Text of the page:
How will the relationship between primary care physicians and specialists change?
I think this is the part that worries physicians the most. Today there’s a certain hierarchy that exists among physicians, but the changes that are happening in the market are going to alter that. As primary care physicians move into ascendency, it may feel like specialists are declining in importance, but that’s not true. It’s certainly not economically true, as I don’t think we’ll see specialists’ compensation drop precipitously – although I do think we’ll see primary care compensation climb substantially.
But I think many physicians will embrace this change and see it as a great opportunity. Not only is there a market share opportunity for specialists, there’s also an efficiency opportunity. I don’t know a single specialist who wouldn’t love to get better quality referrals than what they’re currently getting. That’s a tremendous opportunity for physicians to improve their quality of practice, their income and their lifestyle. It’s simply about opening the lines of communication between the primary care physicians and the specialists.
What can specialists do to help primary care physicians in caring for patients?
It’s very simple. The main thing I would say to any specialist right now is start talking to the people who refer you patients. Figure out what they need, and then figure out how to give it to them. Ask them, “What do you need from me when you refer a patient? What do you want back? I’ll tell you what I need from you when you’re going to refer a patient. Let’s begin to clinically coordinate.” That conversation will lead to deeper discussion about what the specialist really does, which enables PCPs to send them the most appropriate cases. But it all starts on the basis of communication and dialogue.
Start having these conversations now, because there’s nothing to lose. The worst thing that happens is primary care physicians feel like you’re treating them like a customer. The best thing that happens is you build an ally who’s ultimately going to help you navigate the healthcare marketplace. You can do this formally, or informally, in a very structured fashion or very collegial kind of conversations, but just start talking.
You describe quality as “delivering predictable outcomes.” How do you define predictable outcomes, and what can physicians do to achieve this?
A predictable outcome means that the patient arrives at the end of treatment in the expected condition, at the expected time, having consumed the expected resources, with ever increasing reliability. This applies to all conditions, from the common cold to cancer. Quality is about always striving to increase reliability and how predictable it is.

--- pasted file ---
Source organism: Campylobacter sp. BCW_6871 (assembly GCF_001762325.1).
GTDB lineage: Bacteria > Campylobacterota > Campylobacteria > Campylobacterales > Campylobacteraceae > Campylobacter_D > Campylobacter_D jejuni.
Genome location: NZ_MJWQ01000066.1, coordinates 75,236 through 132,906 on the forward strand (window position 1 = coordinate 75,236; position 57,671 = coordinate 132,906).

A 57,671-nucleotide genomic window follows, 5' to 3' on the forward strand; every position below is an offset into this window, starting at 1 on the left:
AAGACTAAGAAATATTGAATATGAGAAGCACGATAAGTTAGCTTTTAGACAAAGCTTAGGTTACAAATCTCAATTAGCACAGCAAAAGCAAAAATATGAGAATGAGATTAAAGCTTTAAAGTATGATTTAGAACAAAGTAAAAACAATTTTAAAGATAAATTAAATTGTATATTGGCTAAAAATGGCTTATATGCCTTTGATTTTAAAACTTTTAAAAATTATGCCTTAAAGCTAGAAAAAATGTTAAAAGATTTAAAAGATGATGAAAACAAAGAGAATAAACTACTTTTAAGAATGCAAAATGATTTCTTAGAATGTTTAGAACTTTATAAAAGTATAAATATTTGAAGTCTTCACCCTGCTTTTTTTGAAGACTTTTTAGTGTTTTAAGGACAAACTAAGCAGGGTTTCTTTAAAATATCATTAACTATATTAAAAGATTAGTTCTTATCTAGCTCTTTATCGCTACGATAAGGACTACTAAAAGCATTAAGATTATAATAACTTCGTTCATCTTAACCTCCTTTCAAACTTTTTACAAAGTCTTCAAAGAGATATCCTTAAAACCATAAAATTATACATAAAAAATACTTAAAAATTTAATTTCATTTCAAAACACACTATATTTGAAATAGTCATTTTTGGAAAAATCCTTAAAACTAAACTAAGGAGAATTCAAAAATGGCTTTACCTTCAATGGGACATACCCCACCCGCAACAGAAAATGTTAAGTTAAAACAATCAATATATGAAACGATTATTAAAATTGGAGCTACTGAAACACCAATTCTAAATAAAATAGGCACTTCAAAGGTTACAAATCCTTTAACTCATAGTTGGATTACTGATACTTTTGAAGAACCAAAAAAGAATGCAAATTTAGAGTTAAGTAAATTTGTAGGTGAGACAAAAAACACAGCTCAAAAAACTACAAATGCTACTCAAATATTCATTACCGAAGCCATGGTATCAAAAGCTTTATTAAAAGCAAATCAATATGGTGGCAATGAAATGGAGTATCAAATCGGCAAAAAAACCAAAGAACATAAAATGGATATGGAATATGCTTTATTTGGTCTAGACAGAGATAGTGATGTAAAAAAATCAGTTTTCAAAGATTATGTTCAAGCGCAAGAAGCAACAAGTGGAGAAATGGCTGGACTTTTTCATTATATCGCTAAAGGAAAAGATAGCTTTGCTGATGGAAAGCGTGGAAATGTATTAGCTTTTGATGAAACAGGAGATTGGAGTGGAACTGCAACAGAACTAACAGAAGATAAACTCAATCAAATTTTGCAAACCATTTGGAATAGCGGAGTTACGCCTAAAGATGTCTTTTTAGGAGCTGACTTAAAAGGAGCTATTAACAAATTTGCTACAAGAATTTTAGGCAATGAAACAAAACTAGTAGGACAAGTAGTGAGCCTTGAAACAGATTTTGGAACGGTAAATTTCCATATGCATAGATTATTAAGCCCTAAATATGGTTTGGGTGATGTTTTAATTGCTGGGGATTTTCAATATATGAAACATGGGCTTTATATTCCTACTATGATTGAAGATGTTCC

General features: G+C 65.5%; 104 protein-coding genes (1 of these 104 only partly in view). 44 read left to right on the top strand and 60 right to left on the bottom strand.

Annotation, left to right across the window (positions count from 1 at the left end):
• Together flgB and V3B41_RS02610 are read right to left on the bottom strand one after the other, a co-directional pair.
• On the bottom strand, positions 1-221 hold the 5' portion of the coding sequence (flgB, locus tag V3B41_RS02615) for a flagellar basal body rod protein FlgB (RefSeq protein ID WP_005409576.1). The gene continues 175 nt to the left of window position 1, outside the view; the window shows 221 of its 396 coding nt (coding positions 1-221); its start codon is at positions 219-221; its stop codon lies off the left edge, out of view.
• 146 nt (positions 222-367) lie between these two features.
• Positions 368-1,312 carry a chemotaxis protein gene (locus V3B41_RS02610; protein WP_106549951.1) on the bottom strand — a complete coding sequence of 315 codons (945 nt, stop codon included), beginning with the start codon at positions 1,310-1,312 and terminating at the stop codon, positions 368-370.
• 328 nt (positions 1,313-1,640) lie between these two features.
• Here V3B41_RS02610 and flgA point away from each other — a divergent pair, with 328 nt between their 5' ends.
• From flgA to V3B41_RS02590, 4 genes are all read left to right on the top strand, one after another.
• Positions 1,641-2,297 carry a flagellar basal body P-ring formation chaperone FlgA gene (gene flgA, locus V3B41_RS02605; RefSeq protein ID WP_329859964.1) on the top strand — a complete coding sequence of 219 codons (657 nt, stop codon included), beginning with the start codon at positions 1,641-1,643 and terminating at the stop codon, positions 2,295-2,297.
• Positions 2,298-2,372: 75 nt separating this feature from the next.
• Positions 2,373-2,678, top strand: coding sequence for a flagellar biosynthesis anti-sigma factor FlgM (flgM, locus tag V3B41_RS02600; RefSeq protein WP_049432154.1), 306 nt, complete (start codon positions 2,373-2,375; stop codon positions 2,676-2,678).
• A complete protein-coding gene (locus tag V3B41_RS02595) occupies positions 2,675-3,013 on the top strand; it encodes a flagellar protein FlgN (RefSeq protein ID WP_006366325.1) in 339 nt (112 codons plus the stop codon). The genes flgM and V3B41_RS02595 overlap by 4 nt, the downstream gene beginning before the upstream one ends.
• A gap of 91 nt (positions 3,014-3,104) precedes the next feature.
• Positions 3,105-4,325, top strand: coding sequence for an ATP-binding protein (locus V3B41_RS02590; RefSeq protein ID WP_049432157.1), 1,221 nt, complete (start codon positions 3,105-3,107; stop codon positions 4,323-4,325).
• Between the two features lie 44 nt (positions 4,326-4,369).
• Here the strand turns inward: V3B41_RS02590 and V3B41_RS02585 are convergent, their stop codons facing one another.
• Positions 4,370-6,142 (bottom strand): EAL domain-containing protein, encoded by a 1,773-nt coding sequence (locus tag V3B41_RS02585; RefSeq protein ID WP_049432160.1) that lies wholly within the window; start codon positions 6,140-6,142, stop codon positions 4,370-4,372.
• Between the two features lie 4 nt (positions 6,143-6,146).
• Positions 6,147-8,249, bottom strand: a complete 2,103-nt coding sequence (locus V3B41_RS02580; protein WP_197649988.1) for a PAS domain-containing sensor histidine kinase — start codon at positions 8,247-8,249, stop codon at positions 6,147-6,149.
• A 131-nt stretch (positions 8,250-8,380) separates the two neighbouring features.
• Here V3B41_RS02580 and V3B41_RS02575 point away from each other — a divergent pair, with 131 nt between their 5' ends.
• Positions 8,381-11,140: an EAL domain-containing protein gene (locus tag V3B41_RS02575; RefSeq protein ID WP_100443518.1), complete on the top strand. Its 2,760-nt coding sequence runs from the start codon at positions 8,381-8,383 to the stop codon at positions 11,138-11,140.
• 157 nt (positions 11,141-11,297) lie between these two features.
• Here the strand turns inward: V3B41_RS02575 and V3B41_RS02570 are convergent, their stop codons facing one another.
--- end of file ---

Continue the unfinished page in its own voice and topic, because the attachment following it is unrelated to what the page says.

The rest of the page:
So how does a practice do that? We believe it’s pretty straightforward. Process improvement is the key. Medicine has been somewhat resistant to process improvement technology, but it’s time for that to change. We have 50 years of evidence in the United States that shows if you take any process – some more complex than medicine – and reduce variation around the steps in that process, then two things will automatically happen – quality will improve and cost will go down. And that’s an absolute prescription for healthcare – reduce cost and improve quality.
It’s an approach of looking at every step in the clinical process and measuring the variation. When I talk with physicians about this, especially with specialists, I tell them not to overcomplicate the problem. Narrow it down. Just look at your typical outcomes and start measuring how much variation exists. Start measuring that and the data will tell you what to look at next. You don’t have to see the whole problem. The data is going to push you back into the process for making ongoing improvements.
Randy Cook is the founder and CEO of AmpliPHY Physicians Services, which helps physician-driven organizations prosper by leading healthcare transformation in their communities. With over 30 years of healthcare experience, he is recognized nationally as a leader in the healthcare “transformation movement.” A Fellow of the American College of Medical Practice Executives, Mr. Cook has directed operations within the health plan arena as well as experienced healthcare from the hospital perspective.